PRONI tour and exhibition

Attendees at our autumn discourse and AGM in November were treated to a specially-curated exhibition and tour of the Public Record Office of Northern Ireland. Archivist Des McCabe selected a number of significant and fascinating documents which were of interest to legal historians, and explained the workings of the Public Record Office.

PRONI is the official archive for Northern Ireland and contains millions of documents that relate chiefly, but not exclusively, to Northern Ireland.  They date largely from c.1600 to the present day (with a few dating back as far as the early 13th century).

Located in Belfast, PRONI is a government organisation founded in 1923 (shortly after the partition of Ireland). It now operates as part of the Department of Culture, Arts and Leisure within the Northern Ireland Civil Service .

British Legal History Conference, University of Reading

A number of members of the Society including the President attended the British Legal History Conference at Reading in July 2015.  The theme of the conference was Law: Challenges to Authority and the Recognition of Rights.

The Society provided some of the seed capital for the conference along with the Selde2015-07-08 ABA memorial at Runnymeden Society and the Legal History Society of Wales.  There were a significant number of delegates from the United States and Canada along with a group from Australia.

From Ireland, six members of the ILHS presented papers:-

Dr Donal Coffey, University of Surrey: A reconsideration of the Imperial Conference of 1926 and conference on the operation of dominion legislation 1929

Dr Kevin Costello, UCD: Mandamus and parish politics 1620-1800

Dr Coleman Dennehy, UCD and UCL: Assize Justice in restoration Clonmel2015-07-08c Sir John Baker on Queen of the Thames

Dr Conor Hanley, NUI Galway:

Judgement by one’s peers? 
Radical and trade unionist views of jury trial in Victorian Britain

Dr Niamh Howlin, UCD: 

Challenging authority: criminal justice responses in Ireland

Dr Andrew Lyall: Granville Sharp’s MS Cases on Slavery

The conference included a visit to the site of the sealing of Magna Carta where the event is commemorated by an imposing memorial erected by the American Bar Association. 2015-07-08 ABA memorial at Rummymede Text

This was followed by a paper entitled Magna Carta- the beginning of the Myth delivered Sir John Baker QC, Downing Professor of Laws (Emeritus) at Cambridge, aboard the Queen of the Thames as it cruised the river by the meadow at Runnymede.

Sir John is a gold medallist of the ILHS and has been a member of the Society since its inception.

It was a most enjoyable afternoon
completed with an English cream tea.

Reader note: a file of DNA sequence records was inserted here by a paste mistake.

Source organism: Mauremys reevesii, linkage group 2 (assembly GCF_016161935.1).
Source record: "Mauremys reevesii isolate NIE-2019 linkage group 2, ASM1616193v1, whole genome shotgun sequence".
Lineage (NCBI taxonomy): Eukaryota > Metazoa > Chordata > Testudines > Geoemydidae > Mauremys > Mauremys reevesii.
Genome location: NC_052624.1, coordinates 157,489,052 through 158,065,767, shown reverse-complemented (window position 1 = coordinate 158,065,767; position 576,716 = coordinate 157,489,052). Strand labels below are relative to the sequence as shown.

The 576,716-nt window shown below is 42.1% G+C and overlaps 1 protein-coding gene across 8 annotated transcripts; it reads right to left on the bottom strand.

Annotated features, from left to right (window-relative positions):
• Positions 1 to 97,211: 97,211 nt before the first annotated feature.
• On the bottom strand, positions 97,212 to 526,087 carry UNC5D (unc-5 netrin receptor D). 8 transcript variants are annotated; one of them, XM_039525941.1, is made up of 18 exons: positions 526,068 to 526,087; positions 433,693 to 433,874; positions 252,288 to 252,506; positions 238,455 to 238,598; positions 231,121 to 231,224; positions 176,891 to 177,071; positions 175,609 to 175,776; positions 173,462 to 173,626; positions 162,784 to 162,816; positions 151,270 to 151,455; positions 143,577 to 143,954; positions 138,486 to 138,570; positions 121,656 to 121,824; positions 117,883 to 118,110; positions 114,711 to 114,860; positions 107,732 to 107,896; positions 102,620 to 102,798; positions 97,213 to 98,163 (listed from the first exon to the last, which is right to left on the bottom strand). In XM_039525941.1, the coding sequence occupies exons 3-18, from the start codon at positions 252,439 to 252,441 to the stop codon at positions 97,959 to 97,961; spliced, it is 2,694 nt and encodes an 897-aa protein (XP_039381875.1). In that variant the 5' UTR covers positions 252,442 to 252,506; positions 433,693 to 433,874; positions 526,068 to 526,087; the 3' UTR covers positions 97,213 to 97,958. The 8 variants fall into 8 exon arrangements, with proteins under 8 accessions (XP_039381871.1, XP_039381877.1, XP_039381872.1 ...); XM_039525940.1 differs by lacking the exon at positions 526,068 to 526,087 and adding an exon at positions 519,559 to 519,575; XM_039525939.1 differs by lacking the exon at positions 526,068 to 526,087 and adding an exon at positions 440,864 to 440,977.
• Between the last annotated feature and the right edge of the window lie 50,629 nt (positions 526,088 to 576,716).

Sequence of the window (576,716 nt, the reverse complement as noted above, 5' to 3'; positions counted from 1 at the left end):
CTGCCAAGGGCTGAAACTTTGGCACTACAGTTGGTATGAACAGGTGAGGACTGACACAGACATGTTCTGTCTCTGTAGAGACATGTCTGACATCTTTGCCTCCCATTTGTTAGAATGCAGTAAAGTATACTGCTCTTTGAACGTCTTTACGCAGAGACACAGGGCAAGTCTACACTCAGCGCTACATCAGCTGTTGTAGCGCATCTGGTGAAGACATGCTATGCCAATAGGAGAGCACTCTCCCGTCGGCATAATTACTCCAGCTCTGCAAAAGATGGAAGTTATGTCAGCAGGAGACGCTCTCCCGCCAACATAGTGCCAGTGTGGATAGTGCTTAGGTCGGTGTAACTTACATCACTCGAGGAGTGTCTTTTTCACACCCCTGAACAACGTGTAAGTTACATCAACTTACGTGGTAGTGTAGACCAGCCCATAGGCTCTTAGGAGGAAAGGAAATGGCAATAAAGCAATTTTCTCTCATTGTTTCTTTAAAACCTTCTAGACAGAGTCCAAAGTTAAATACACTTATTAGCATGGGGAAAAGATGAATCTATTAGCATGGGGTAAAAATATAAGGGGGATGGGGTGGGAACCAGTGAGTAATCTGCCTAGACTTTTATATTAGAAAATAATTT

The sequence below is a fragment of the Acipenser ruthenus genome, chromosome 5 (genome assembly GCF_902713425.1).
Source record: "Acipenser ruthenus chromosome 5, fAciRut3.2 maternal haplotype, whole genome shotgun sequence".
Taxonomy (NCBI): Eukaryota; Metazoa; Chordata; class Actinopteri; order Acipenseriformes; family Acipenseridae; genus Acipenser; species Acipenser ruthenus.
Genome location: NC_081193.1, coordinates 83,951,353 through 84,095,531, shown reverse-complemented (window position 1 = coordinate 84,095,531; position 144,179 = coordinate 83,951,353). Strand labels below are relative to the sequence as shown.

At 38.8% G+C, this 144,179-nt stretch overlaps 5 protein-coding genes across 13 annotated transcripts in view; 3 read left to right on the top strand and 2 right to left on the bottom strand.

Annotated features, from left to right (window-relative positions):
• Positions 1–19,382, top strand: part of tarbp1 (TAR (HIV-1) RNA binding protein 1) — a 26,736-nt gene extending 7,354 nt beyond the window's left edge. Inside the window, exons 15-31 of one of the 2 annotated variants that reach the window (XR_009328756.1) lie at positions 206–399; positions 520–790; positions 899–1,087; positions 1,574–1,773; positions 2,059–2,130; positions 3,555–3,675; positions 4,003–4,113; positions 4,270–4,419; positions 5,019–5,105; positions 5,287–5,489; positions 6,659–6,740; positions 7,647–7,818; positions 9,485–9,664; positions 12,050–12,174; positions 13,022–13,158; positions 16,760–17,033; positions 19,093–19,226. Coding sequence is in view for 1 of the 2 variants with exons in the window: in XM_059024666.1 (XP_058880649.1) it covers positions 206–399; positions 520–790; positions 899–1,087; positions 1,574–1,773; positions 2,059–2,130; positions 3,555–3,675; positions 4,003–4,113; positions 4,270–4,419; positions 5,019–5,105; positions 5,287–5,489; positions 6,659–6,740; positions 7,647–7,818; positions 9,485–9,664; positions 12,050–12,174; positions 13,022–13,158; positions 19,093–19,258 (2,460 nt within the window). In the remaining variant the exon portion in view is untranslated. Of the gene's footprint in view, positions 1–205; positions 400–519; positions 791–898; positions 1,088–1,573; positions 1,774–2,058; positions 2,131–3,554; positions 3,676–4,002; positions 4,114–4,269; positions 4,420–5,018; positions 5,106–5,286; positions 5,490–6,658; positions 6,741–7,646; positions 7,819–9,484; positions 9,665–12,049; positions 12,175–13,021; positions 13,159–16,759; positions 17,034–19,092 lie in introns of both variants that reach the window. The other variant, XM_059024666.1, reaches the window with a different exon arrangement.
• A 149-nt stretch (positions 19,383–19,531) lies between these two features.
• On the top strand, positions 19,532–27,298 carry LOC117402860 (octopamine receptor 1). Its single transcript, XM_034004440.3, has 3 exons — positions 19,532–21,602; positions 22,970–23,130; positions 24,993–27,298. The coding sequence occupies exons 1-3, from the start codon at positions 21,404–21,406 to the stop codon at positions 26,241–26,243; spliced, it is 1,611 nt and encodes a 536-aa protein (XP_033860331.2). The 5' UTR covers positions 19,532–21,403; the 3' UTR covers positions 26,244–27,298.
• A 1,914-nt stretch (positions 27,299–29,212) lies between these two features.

Over 70 papers were delivered in a series of sessions over the four days and great credit goes to Professor Catherine Macmillan and her team from the University of Reading for the flawless organisation of the four days.

One feature of the conference was a session at which twelve Ph.D. candidates presented papNiamh H at Readingers on Criminal Justice in Empire, Anglican Ecclesiastical law, Law Religion and Excluded Groups and Processes, Rights and Colonies.

Professor Rebecca Probert of the School of Law at Warwick delivered a fascinating address to a plenary session entitled Victorian Bigamists – Challenging authority or claiming rights?

The next conference will be held at University College London in July 2017.

The exact date of that conference remains to be fixed and a call for papers will be made in due course.

The Dark Side of Magna Carta

Amidst the celebrations of the 800th Anniversary of Magna Carta a pause for reflection is necessary. A one-day conference at the University of Newcastle will explore how Magna Carta’s legacy has been invoked in support of a range of highly contested historical and contemporary constitutional developments.

  • How did a feudal bargain between an inept King John and his most powerful subjects come to vested with immense symbolism within the United Kingdom’s legal and political order?
  • When the 1215 Magna Carta was quickly repudiated and the reincarnations of the instrument shorn of their more radical provisions, can it support the rule-of-law claims based upon it?
  • How did imperial narratives which justified the extension of Magna Carta to colonised peoples as part of the United Kingdom’s “civilising mission” come to be reimagined as “exporting British values”?

Attendance is free thanks to funding from the Newcastle Institute for Social Renewal and the Society of Legal Scholars. Attendees are asked to register for the Conference by contacting Kevin Crosby at kevin.crosby@ncl.ac.uk.

Further information is available here.